United States District Court, D. Delaware
filed a Motion for Issuance of a Letter of Request to obtain
evidence in the United Kingdom of Great Britain and Northern
Ireland. (D.I. 91). Plaintiff opposes this motion. (D.I. 97).
Factual and Procedural History
August 6, 2013, Plaintiff Compagnie des Grands Hotels
d'Afrique S.A. ("CGHA") commenced an
arbitration proceeding (the "Arbitration") through
the International Chamber of Commerce ("ICC")
against Woodman Maroc S.a.r.l. ("Woodman") and
Travelodge Hotels Ltd. ("Travelodge"). (D.I. 82-1
at 4; D.I. 91 at 2). Woodman is a former subsidiary of
Defendant Starwood Capital Group Global I LLC
("SCG") and Defendant Starman Hotel Holdings LLC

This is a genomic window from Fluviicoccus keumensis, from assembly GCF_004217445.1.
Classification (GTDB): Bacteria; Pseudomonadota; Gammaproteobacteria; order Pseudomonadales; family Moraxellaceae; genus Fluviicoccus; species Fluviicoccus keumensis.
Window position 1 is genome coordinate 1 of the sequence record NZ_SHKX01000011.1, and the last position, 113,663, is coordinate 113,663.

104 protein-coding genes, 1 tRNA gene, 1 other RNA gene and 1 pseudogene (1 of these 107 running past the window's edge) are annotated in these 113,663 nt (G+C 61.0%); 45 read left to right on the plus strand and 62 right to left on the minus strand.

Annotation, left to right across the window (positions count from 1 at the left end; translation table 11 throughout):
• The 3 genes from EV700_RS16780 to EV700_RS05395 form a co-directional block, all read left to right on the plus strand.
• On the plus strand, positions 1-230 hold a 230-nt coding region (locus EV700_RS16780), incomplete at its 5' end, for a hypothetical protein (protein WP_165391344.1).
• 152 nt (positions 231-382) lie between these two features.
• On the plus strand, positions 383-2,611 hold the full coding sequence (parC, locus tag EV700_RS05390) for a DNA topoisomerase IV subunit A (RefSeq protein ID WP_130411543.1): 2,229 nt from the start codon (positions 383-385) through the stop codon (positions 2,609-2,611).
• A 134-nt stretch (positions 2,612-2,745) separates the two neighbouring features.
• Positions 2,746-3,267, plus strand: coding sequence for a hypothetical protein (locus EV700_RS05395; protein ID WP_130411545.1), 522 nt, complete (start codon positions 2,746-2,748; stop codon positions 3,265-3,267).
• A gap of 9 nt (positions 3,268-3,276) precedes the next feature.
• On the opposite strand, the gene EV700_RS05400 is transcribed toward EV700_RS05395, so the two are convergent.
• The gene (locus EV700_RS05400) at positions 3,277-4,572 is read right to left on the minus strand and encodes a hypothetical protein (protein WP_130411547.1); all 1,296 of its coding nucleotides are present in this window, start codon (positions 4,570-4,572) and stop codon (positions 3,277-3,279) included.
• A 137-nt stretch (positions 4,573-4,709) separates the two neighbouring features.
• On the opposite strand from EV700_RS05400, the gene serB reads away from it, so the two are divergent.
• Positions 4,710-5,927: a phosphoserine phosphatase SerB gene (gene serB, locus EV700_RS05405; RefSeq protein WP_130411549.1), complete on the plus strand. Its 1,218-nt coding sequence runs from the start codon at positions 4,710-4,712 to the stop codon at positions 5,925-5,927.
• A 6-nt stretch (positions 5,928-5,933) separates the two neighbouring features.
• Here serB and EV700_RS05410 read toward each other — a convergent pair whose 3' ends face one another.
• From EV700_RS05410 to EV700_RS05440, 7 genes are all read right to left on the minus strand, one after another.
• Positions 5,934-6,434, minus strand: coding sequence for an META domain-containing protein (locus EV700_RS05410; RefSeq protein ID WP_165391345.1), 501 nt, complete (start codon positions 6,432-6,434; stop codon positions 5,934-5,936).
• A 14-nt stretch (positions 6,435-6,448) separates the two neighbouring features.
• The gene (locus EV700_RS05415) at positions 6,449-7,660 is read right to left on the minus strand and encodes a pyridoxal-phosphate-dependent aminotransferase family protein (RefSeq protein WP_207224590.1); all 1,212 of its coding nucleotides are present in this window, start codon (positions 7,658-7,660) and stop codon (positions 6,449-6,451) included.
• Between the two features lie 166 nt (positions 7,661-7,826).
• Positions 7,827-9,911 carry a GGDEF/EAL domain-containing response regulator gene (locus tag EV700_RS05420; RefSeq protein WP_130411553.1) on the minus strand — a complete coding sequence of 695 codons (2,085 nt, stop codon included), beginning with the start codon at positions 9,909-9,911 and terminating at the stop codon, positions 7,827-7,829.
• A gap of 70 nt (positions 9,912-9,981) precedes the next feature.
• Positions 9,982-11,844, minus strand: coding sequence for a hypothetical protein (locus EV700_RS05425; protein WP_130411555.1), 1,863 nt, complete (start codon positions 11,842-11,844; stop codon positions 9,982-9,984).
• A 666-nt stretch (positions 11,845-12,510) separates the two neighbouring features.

("Starman"). (D.I. 82-1). Travelodge Hotels Ltd. is
the Guarantor of the management agreement. (D.I. 91 at 2).
CGHA voluntarily dismissed Travelodge from the Arbitration,
proceeding solely against Woodman. (Id.). The basis
of this Arbitration was that, after Woodman was obtained by
the Meridian Group ("Meridian") in 2005, Woodman
failed to properly invest in CGHA's hotel, the Royal
Mansour Hotel (the "Hotel"). (Id.). By
2005, Travelodge had obtained the Guarantor and assumed its
place in the relevant agreement. (D.I. 91 at 2). Woodman was
contracted with for the purpose of managing the Hotel.
(Id.). Ten months after CGHA commenced the
Arbitration, Starman sold Woodman's parent company and
Woodman to a United Kingdom entity, Maquay Investments Ltd.
("Maquay"). (Id. at 4). Maquay then placed
Woodman's parent into insolvency proceedings.
(Id.). Woodman formally withdrew from the
Arbitration, citing insolvency and inability to pay any
judgment or award. (Id.). CGHA requested and
received an interim order from the Arbitrators directing